Browsers are the wrong place to report HTML validation errors
January 20, 2007
A popular idea for dealing with 'malformed' HTML is to have the browsers warn users about it (the most recent example I've run across is in comments here), on the theory that this will cause authors to make their HTML validate. Unfortunately, doing this is about as useful as showing error pukes to website visitors, and for the same reason: it is reporting the problem to the wrong person.
Almost everyone visiting your site is a visitor, not the site's author. It follows that almost every time this hypothetical 'page is malformed' error would go off it would go off to a visitor, who can't do anything about the problem, instead of to the site's author (who can).
The usual retort is that the site's author can visit the page as the final step in publishing and see the warning and do something about it. This is a marvelous theory, but (I argue) incorrect in fact, in part because it assumes that site authors actually bother to check their work, and in part because it assumes that site authors are going to notice a little status notice any more than they notice any of the other little broken things that they let slip by now.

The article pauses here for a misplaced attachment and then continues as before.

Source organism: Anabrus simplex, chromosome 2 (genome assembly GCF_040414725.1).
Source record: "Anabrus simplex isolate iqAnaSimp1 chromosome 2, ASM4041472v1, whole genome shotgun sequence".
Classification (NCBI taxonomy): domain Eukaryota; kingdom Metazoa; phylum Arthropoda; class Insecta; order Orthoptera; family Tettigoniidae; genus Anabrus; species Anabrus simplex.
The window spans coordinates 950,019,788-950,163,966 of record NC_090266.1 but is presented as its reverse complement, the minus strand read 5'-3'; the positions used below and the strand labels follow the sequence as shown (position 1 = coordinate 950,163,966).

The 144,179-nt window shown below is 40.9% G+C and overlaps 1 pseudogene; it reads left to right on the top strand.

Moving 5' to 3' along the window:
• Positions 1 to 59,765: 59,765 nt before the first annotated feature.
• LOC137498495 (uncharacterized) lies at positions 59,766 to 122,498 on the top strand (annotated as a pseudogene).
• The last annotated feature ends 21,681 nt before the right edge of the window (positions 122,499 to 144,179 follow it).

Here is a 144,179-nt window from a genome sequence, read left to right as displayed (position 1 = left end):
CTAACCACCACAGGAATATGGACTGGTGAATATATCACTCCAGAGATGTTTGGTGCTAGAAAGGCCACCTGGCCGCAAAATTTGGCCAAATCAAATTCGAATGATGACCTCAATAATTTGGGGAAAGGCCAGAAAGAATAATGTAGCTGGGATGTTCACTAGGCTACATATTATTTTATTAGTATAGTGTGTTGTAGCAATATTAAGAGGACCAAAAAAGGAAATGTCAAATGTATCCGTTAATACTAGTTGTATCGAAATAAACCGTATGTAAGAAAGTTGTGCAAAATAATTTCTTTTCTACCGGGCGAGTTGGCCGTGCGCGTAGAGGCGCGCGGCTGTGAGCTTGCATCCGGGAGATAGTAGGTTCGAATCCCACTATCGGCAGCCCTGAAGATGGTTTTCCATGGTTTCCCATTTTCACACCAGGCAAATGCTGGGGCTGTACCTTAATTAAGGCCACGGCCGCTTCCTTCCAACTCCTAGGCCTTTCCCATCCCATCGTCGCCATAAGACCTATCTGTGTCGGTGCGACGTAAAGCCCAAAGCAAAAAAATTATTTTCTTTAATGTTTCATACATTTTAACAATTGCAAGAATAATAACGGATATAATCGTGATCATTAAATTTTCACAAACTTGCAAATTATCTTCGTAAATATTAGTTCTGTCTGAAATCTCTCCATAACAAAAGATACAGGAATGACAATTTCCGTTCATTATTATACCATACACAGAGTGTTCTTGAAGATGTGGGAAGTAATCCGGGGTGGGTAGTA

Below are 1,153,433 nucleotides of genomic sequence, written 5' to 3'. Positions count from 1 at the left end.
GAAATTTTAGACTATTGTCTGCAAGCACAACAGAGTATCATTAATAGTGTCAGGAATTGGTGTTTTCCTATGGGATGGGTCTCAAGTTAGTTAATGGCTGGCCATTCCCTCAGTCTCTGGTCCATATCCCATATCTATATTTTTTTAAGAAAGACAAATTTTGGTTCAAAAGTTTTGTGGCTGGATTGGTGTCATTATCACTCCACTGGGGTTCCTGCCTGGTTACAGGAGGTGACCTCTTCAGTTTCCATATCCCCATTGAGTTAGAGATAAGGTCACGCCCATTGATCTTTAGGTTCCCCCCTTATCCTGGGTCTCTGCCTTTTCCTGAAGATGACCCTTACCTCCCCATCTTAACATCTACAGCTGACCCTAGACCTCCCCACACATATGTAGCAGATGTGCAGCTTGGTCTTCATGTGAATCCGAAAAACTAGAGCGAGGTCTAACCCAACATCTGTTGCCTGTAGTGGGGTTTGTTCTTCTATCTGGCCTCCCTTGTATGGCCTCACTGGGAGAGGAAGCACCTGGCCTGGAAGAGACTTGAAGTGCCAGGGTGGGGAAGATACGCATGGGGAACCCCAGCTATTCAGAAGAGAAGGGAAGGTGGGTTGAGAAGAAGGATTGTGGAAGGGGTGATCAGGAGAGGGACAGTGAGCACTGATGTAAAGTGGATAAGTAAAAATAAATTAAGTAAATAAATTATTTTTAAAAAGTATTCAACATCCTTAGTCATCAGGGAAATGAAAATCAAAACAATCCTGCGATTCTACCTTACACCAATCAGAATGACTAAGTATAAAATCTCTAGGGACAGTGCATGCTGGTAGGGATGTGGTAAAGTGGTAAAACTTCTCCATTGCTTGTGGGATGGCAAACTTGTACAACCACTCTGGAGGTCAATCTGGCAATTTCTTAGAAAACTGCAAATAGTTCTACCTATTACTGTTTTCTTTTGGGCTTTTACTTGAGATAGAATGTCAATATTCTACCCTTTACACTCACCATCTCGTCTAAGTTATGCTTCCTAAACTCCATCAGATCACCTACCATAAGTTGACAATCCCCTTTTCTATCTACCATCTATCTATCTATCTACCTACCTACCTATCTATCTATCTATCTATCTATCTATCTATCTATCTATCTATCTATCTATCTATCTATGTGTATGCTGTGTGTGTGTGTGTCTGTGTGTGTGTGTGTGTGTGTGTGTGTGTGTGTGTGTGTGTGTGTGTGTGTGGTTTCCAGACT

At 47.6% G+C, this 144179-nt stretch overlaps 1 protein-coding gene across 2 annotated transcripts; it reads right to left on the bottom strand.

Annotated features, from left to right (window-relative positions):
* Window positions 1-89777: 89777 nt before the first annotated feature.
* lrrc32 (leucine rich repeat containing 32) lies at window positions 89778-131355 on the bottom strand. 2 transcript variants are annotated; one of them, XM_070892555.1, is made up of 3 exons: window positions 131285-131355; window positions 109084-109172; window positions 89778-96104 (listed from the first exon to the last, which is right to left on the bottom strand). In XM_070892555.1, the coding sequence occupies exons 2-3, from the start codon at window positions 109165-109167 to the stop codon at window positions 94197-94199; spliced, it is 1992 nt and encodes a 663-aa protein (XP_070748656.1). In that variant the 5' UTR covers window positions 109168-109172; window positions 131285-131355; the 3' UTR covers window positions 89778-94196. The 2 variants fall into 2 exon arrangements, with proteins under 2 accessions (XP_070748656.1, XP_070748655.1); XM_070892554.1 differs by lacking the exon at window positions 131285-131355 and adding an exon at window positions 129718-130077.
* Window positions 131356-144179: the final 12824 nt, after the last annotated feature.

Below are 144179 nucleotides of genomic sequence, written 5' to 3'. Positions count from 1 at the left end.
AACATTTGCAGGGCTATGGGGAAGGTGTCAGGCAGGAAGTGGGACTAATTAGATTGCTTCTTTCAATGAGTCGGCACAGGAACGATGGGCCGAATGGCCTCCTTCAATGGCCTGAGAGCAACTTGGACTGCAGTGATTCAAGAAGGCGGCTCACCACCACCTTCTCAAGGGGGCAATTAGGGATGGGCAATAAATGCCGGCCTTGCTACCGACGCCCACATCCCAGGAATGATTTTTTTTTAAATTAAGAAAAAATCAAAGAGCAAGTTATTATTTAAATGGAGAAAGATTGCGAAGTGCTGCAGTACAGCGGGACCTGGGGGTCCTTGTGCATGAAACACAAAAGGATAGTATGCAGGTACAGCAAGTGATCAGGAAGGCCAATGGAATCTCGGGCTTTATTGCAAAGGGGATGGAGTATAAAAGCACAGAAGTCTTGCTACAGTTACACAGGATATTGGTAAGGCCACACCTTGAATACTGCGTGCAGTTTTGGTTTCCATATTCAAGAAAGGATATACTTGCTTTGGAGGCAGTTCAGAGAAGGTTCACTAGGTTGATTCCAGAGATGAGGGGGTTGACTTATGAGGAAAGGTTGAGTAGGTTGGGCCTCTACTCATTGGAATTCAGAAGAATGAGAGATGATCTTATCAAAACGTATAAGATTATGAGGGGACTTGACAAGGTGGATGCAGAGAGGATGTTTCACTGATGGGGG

(And if site authors do care about validated HTML they are probably already using one of the validation tools to check their pages, and this feature would not be a particularly big bonus to them.)
This is also a terrible feature from a pragmatic user interface point of view: on today's Internet, it would be the boy who screams wolf all the time, because a rather large number of the pages out there do not pass validation. Such a warning notice would be on a lot; if it is intrusive it gets in your face almost all the time (about something you can't do anything about), and if it's not intrusive it's pretty much a noisy waste of space. This is not a winning user interface element.
(But if you really want it, you can get Firefox extensions that do this.)
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Written on 20 January 2007.
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